Ten pedalboards primed to provide a happy home for your growing stompbox family.

Whether you rely on a couple pedals or a dozen, standard-sized or micros, laying them out in an efficient manner that works for you is key. This month, we’ve rounded up 10 pedalboard options that will help you get there.


Tour Pro 1520
This ’board features a two-tier design along with a detachable/moveable riser to accommodate volume, expression, or wah pedals.
$249 street


Pedalboard Medium
Cut from a single piece of anodized aluminum, these tough, lightweight pedalboards have strategically placed cutouts to accommodate a wide spectrum of routing configurations.
$219 street


Dingbat PX
Designed to integrate seamlessly with the company’s power supplies, these pedalboards include Voodoo’s PX-8 PLUS pedal switcher with 36 programmable presets.
$449 street


These boards promote ditching Velcro via their unique pedal-plate system, while the pre-cut slots allow for customization through the company’s interchangeable connectivity modules.
$129 street


Smart Track S2
Utilizing a fastener system that allows for quick changes and prevents possible pedal damage, these pedalboards also feature adjustable rear feet for fine-tuning the slope.
$249 street


1224 Tolex Series
These pedalboards are available in a variety of Tolex options and can accommodate up to 12 standard pedals. They are equipped with 1/4" in/out jacks for setup/breakdown ease.
$189 street


Available in a variety of colors, these lightweight aluminum pedalboards feature non-slip feet, angled cutouts for easy cable routing, and a universal power-supply mounting bracket.
$149 street


Skyboard Junior
To keep it light and tight for minimalist guitarists on the go, this compact aluminum-alloy pedalboard was designed to accommodate a spread of micro pedals.
$59 street


GO Board
Complete with a 9/12/18V power supply, this single-deck mini system features a latch-down lid and a hinged, locking pedal deck that provides ample storage inside.
$340 street


Metro 24Thanks to its low profile, horizontal orientation, the company’s first three-rail pedalboard system is sized right for players who live or work in tight spaces and require portability.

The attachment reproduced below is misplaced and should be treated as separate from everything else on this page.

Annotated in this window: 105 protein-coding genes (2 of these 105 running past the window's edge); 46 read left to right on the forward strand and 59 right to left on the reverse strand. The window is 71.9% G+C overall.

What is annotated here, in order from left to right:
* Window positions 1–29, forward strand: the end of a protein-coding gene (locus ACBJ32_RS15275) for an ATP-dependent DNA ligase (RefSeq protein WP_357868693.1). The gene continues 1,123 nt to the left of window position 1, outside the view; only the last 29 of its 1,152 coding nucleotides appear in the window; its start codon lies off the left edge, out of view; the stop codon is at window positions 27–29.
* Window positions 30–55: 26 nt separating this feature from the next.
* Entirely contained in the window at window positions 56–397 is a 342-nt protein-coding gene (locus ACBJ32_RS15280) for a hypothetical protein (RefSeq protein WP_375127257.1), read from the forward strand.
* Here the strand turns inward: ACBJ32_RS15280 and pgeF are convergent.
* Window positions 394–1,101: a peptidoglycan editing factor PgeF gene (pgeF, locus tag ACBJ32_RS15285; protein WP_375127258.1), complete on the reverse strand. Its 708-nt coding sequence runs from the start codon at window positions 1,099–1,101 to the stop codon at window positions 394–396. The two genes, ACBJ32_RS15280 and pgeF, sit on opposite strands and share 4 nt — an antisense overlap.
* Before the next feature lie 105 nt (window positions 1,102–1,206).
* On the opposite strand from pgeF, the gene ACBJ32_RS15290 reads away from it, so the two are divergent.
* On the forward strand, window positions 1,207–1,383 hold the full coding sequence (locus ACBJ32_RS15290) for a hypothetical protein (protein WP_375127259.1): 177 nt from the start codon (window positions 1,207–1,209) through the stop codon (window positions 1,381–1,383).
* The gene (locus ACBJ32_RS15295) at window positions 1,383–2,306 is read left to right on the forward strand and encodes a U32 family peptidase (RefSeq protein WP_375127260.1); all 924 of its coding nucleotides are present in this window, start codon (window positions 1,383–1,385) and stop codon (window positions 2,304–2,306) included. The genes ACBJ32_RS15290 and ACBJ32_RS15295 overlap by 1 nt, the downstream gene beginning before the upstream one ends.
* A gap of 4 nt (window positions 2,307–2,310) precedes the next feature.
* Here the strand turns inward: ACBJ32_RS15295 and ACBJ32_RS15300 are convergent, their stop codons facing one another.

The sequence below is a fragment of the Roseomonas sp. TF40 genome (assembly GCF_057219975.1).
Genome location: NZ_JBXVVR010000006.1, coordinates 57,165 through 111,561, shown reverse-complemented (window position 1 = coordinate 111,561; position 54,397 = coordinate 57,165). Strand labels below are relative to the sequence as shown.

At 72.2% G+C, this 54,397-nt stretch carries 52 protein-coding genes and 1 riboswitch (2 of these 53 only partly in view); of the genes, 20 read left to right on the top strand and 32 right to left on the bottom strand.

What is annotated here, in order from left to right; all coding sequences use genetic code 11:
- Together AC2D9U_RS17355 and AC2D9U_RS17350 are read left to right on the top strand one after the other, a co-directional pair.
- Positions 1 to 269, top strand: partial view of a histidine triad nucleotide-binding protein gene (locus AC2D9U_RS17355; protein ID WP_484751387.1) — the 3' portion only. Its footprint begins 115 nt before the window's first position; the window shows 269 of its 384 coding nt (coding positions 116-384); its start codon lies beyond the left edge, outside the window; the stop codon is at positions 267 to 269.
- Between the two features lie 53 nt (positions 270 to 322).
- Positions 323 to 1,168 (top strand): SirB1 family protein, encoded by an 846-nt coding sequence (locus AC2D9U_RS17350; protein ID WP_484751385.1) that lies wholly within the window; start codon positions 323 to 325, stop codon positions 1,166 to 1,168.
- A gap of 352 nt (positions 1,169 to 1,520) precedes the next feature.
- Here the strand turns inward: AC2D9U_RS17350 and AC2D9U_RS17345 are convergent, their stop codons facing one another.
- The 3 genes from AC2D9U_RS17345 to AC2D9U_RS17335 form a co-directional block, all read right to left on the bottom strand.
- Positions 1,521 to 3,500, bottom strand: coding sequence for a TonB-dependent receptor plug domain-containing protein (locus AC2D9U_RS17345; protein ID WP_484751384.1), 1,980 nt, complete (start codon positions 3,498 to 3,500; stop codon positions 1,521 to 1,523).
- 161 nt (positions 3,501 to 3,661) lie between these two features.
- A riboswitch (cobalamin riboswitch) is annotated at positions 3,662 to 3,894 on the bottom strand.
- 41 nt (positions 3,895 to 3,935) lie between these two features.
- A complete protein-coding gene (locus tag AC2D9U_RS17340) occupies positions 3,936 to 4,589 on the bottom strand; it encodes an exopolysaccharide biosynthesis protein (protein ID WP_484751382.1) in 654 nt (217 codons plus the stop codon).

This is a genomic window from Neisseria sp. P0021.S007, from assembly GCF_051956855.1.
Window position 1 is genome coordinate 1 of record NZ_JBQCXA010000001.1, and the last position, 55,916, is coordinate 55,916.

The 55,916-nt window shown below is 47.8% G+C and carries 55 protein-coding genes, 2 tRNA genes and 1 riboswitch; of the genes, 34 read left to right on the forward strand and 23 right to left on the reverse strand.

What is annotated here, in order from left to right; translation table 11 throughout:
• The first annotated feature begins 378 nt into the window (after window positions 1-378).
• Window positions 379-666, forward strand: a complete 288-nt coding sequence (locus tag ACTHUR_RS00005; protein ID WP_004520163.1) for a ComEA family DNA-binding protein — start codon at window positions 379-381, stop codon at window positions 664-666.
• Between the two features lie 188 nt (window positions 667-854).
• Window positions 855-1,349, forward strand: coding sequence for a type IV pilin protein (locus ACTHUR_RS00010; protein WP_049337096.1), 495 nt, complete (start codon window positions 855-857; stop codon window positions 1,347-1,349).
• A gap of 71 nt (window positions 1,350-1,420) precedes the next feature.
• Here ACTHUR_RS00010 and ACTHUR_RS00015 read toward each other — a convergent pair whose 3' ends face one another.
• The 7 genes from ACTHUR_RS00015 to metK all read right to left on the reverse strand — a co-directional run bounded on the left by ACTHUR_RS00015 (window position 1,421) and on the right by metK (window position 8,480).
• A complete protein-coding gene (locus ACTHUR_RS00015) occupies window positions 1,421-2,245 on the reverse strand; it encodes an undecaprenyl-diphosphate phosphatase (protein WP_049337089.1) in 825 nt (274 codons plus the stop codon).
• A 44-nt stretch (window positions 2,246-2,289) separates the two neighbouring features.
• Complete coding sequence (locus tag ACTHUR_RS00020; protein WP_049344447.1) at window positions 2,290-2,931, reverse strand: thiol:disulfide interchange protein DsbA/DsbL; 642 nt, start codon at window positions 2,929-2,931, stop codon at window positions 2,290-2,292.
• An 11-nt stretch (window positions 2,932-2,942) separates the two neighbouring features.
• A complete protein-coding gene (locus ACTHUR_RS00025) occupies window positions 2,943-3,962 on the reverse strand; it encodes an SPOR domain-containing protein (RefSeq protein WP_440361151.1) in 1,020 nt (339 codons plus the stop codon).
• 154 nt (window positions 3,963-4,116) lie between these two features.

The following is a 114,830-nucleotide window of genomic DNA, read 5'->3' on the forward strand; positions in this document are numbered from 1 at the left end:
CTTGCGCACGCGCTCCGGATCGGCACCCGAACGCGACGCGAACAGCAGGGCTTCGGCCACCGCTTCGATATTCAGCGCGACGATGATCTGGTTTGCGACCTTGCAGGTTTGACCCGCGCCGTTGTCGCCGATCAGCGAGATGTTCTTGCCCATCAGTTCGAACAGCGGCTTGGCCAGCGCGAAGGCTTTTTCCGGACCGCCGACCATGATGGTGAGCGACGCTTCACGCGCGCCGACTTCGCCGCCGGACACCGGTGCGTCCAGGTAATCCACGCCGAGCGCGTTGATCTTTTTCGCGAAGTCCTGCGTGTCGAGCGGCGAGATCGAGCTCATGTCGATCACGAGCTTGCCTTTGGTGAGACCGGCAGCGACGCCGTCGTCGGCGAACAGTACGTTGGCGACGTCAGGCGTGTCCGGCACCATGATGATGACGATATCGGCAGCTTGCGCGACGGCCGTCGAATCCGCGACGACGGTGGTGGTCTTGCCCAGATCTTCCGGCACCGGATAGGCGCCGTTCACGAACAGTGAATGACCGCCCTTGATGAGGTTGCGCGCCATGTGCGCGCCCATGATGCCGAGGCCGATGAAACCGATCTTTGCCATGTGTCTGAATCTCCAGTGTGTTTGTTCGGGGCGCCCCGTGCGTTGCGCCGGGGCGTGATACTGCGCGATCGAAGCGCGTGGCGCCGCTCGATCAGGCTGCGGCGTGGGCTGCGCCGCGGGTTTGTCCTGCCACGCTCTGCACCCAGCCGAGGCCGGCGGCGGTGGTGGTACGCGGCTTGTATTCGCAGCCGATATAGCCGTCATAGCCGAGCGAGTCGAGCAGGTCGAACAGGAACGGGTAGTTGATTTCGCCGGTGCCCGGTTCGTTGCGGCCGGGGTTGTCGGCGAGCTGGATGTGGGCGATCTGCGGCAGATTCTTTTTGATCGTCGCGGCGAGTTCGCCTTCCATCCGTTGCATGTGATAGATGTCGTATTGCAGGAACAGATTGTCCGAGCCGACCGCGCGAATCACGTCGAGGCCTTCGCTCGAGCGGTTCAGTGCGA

$99 street

It’s not difficult to replace the wiring in your pickups, but it takes some finesse. Here’s a step-by-step guide.

Hello and welcome back to Mod Garage. After numerous requests, this month we’ll have a closer look at changing wires on a single-coil pickup. As our guinea pig for this, I chose a standard Stratocaster single-coil, but it’s basically the same on all single-coil pickups and easy to transfer. It’s not complicated but it is a delicate task to not destroy your pickup during this process, and there are some things you should keep in mind.

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The emotional wallop of the acoustic guitar sometimes flies under the radar. Even if you mostly play electric, here are some things to consider about unplugging.

I have a love-hate relationship with acoustic guitars. My infatuation with the 6-string really blasted off with the Ventures. That’s the sound I wanted, and the way to get it was powered by electricity. Before I’d even held a guitar, I knew I wanted a Mosrite, which I was sure was made of fiberglass like the surfboards the Beach Boys, Surfaris, and the Challengers rode in their off time. Bristling with space-age switchgear and chrome-plated hardware, those solidbody hotrod guitars were the fighter jets of my musical dreams. I didn’t even know what those old-timey round-hole guitars were called. As the singing cowboys Roy Rogers and Gene Autrey strummed off into the sunset, the pace of technology pushed the look and sound of the electric guitar (and bass) into the limelight and into my heart. Imagine my disappointment when I had to begin my guitar tutelage on a rented Gibson “student” acoustic. At least it sort of looked like the ones the Beatles occasionally played. Even so, I couldn’t wait to trade it in.

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Need an affordable distortion pedal? Look no further.

We live in the golden age of boutique pedals that are loaded with advanced features—many of which were nearly unthinkable a decade or so ago. But there’s something that will always be valuable about a rock-solid dirt box that won’t break your wallet. Here’s a collection of old classics and newly designed stomps that cost less than an average concert ticket.

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